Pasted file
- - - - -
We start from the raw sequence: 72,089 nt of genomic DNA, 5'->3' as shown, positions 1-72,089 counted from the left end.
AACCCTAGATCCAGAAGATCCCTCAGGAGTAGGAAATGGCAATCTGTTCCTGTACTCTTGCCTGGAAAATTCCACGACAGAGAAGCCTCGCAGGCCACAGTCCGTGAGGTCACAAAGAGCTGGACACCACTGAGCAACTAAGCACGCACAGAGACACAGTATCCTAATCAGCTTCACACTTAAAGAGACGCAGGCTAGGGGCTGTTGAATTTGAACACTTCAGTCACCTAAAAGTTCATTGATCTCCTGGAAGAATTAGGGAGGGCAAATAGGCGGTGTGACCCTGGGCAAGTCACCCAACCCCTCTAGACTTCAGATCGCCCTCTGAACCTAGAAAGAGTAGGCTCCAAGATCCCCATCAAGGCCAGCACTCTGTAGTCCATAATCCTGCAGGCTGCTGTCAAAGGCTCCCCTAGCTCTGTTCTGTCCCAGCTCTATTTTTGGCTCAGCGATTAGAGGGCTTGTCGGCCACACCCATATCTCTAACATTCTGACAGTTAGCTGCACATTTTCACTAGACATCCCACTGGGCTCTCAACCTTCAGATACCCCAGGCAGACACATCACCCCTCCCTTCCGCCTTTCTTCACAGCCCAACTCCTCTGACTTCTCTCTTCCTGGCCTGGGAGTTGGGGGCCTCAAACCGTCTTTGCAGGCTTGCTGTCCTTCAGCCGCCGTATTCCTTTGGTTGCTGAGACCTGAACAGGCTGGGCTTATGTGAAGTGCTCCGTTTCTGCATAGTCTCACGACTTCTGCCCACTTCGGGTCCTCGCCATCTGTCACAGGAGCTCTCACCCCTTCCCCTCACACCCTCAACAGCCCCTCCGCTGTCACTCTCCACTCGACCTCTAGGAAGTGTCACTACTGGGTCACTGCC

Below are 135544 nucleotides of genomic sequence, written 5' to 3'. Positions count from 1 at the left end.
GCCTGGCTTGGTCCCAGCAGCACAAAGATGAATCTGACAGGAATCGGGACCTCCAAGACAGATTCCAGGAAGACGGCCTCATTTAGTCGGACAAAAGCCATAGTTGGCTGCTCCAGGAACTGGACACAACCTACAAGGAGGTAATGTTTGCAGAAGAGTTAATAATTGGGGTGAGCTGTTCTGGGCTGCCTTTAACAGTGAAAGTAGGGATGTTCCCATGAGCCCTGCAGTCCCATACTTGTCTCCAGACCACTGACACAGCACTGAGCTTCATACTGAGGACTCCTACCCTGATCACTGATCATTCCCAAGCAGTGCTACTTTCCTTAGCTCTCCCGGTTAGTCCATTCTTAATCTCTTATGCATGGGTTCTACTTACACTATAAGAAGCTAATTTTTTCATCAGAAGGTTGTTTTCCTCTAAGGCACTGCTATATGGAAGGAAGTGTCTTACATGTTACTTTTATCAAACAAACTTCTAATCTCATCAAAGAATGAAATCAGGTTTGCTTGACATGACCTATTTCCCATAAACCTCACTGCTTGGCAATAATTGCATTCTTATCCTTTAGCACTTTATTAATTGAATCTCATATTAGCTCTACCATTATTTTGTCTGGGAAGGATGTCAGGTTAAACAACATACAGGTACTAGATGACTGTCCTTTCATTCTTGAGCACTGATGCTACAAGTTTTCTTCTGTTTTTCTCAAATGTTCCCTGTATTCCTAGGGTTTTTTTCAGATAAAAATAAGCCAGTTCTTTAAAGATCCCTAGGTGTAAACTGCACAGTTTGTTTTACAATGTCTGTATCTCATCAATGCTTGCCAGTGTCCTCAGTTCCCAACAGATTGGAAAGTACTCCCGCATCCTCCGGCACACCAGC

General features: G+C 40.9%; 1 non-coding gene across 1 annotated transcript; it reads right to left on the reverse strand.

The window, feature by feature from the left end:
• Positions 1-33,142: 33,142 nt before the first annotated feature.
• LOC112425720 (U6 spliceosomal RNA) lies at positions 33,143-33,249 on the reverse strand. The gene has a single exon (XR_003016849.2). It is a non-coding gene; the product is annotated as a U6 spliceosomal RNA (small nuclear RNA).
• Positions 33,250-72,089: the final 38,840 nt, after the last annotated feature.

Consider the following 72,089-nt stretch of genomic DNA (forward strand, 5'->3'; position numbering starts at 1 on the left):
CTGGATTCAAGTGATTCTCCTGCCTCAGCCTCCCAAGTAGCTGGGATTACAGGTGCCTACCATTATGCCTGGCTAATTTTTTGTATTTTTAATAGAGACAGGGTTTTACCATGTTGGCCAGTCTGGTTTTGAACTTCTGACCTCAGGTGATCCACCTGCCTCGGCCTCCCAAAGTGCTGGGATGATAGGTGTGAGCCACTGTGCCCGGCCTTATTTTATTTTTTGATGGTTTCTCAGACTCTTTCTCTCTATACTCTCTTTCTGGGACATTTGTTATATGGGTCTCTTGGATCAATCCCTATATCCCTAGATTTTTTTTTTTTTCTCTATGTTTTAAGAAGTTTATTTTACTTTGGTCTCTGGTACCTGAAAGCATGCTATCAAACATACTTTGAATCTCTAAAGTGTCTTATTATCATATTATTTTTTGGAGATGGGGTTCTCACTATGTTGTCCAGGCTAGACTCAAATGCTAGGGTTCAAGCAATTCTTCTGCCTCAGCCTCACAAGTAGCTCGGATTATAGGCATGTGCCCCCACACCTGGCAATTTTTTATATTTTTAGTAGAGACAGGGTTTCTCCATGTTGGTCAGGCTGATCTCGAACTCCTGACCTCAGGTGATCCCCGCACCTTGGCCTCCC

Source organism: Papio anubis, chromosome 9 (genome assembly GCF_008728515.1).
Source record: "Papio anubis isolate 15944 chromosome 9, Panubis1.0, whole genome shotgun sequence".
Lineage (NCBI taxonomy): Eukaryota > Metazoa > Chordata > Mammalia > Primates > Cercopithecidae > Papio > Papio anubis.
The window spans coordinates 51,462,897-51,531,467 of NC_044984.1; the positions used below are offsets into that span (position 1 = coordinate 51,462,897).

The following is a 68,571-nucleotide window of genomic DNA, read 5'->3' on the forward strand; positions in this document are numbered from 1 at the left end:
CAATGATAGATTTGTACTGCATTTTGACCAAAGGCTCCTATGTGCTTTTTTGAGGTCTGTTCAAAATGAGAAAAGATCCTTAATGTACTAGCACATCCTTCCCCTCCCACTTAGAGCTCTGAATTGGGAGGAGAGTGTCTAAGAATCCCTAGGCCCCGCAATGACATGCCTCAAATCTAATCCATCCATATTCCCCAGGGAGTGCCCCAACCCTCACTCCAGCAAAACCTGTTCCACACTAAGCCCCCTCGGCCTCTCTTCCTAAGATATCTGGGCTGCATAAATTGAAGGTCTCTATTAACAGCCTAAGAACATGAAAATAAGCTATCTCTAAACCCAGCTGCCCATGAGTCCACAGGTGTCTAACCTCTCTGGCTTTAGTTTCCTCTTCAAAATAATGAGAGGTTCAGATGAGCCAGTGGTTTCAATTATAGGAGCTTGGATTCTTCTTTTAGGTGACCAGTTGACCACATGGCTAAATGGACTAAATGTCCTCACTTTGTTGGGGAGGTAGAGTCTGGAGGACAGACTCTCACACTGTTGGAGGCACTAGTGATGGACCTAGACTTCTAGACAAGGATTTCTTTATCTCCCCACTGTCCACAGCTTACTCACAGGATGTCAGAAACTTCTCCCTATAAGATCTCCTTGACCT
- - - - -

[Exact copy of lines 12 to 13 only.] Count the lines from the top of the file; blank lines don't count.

Source organism: Papio anubis, chromosome 9 (genome assembly GCF_008728515.1).
Source record: "Papio anubis isolate 15944 chromosome 9, Panubis1.0, whole genome shotgun sequence".